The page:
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House of Faberge Cowl

Having an artist mother and a father who is very appreciative of the arts (and can draw a mean stick figure, hi dad!) I was brought up being very at home in art museums. We’d visit the MFA in Boston frequently, the Isabella Stewart Gardner Museum, take day trips to museums further out, and pop into galleries. When at RISD I often found myself roaming the halls of the RISD Museum for inspiration and peace. Art appreciation is ingrained into my DNA and is such an imperative part of our existence.

There are a handful of shows that stick out in my mind as favorites – Picasso’s Blue Period, David Hockney’s Canyons, Monet’s haystacks, Takashi Murakami, The Art of the Tiara – all at the MFA in Boston, all of which my mom took me to. Gerard Richter at MOMA, Rothko at the National Gallery of Art. Another of my two favorites were shows I saw at the Bellagio Gallery of Fine Art (yes, the Bellagio in Vegas has an art gallery, who knew?). My parents took me there for my 21st birthday (yes, my parents are that cool and it was an incredible trip) and Steve Martin’s art collection was on display (the man has impeccable taste in art). Another show I saw there a few years later was a collection of items from the House of Faberge and it was spectacular.

Faberge was of course made famous by the Russian Tsar Alexander Romanov III and the whimsical and priceless Easter eggs he commissioned for his wife, Empress Maria Fedorovna. Our friends at Wikipedia tell us, “The House of Fabergé is a jewellery firm founded in 1842 in St. Petersburg, Imperial Russia, by Gustav Faberge. The firm has been famous for designing elaborate jewel-encrusted Fabergé eggs for the Russian Tsars and a range of other work of high quality and intricate details.” Not only were some of the eggs on display, but jewelry, frames, snuff boxes, pins, etc. I do love shiny, sparkly things and this show captured my imagination. We went back twice!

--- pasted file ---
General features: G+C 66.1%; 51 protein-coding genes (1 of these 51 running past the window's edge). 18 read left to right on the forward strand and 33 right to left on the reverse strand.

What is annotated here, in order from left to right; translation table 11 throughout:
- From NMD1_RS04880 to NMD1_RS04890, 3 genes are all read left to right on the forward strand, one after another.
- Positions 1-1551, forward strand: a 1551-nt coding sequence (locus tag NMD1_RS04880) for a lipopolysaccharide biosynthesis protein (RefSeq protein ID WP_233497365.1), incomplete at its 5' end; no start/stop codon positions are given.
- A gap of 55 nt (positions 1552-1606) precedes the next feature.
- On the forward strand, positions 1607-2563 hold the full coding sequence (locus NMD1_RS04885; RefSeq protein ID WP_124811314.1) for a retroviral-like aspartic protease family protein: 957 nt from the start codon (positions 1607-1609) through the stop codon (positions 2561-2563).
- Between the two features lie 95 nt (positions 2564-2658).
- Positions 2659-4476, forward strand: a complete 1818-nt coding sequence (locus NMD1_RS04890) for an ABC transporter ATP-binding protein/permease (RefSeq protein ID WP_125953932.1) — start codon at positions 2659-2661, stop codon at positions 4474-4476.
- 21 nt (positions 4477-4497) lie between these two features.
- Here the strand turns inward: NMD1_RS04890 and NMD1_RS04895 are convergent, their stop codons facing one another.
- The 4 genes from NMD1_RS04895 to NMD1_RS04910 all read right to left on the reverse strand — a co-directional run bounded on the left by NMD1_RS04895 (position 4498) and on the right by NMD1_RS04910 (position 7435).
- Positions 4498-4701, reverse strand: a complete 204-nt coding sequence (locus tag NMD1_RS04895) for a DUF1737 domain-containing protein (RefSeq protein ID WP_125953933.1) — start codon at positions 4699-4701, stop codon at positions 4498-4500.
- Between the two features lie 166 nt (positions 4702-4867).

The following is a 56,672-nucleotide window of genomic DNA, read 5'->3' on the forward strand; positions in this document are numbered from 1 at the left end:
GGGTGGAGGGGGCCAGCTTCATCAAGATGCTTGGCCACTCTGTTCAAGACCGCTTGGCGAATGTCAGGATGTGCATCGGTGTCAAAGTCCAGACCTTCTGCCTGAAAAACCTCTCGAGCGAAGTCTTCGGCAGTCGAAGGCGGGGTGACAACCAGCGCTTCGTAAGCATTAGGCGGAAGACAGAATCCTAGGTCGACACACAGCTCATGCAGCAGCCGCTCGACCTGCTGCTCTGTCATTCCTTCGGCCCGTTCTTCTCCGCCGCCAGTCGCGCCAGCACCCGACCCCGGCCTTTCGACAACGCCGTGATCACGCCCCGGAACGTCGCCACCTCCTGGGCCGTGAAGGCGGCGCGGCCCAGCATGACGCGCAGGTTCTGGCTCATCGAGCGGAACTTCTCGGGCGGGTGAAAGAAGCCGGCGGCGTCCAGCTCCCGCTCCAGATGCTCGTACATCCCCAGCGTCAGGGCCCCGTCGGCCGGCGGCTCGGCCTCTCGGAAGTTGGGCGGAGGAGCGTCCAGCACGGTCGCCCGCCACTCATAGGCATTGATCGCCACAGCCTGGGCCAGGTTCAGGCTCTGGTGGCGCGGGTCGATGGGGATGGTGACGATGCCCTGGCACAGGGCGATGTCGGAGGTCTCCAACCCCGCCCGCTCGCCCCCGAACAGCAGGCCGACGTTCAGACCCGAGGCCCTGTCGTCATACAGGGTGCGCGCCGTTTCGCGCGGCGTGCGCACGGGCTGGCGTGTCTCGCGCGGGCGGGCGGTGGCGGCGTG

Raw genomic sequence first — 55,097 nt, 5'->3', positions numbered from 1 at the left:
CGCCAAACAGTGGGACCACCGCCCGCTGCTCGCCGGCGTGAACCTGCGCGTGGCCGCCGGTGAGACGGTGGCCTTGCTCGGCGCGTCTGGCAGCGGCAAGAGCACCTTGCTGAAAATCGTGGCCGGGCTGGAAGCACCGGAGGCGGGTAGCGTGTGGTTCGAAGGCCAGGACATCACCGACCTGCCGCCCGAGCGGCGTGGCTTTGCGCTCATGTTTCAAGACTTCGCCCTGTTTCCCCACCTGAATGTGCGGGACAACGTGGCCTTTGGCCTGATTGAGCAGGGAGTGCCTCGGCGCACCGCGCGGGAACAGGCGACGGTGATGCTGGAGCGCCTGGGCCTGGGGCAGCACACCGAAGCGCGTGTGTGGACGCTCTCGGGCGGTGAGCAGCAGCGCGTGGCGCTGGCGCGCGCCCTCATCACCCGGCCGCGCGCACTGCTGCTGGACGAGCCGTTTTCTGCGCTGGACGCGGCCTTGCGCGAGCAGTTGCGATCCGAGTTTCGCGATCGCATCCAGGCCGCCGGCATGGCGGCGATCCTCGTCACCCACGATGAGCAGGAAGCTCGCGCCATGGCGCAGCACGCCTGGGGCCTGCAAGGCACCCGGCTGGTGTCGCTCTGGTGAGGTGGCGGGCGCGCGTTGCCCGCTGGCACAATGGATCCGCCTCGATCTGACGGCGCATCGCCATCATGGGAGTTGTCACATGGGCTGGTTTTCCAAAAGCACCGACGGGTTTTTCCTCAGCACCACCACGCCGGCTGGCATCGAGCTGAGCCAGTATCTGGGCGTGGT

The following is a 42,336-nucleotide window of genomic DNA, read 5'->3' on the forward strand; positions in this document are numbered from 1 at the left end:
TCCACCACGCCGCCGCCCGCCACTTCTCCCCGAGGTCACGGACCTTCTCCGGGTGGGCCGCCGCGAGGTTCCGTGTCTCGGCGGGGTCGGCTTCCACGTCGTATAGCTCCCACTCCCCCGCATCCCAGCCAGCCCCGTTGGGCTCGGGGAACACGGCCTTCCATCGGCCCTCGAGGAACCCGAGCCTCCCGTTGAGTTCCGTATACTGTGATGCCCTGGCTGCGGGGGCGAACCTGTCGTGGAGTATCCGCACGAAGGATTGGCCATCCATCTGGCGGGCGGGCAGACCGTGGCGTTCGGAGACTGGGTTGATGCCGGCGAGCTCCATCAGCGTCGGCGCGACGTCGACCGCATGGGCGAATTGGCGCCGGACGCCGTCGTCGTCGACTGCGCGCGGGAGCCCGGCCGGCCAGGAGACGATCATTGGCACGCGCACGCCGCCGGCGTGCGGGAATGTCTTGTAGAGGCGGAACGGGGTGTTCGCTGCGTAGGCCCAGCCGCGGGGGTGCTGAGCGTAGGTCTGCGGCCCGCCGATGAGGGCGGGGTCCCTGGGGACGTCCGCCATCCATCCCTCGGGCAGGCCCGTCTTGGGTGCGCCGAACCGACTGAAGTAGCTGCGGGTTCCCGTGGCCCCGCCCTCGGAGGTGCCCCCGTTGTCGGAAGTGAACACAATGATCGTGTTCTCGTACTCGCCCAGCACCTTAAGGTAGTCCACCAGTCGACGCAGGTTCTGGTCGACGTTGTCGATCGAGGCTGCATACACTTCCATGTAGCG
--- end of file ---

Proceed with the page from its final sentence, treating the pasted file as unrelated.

It was this show that my mom and I wandered into by chance that inspired my latest design, the House of Faberge Cowl. Knit in Neighborhood Fiber Co’s Studio Worsted, this cowl uses all of the MC (blue) and most of the CC (ochre), giving it a very nice weight and drape. Begun with a provisional cast on and knit in a very long tube, the cowl gets folded into itself and kitchnered together, creating an endless design with no wrong side. The hand dyed yarn creates a look similar to the hand painted enamel that was part of most of Faberge’s creations, and the complimentary color scheme is bright and beautiful.

I’ve been very into slip-stitch colorwork lately, a technique that differs from Fair Isle because the colors are not stranded across the back, making it quick to knit. Only one color at a time is used while the other is left behind at the beginning of the round. Certain stitches are slipped and therefore elongated, creating an interesting illusion and texture. This cowl would be lovely in a gradient/solid combo, or even striped. I am completely in love with the weight of this cowl because it uses almost 700 yards of worsted. I brought it to a few of my workshops recently as an example of alternate colorwork and it was a crowd favorite! One student wore it the entire class and didn’t want to give it back!

Art is so important to our history, our culture, and our souls. I was incredibly fortunate to have parents that recognized this and cared enough to educate me and bring me to countless exhibits and galleries growing up. I wear this cowl and think of them, and hope my children will learn to appreciate art as much as I do.

Download the House of Faberge Cowl here.



Magically Delicious Hat

Frosted Lucky Charms? They’re magically delicious!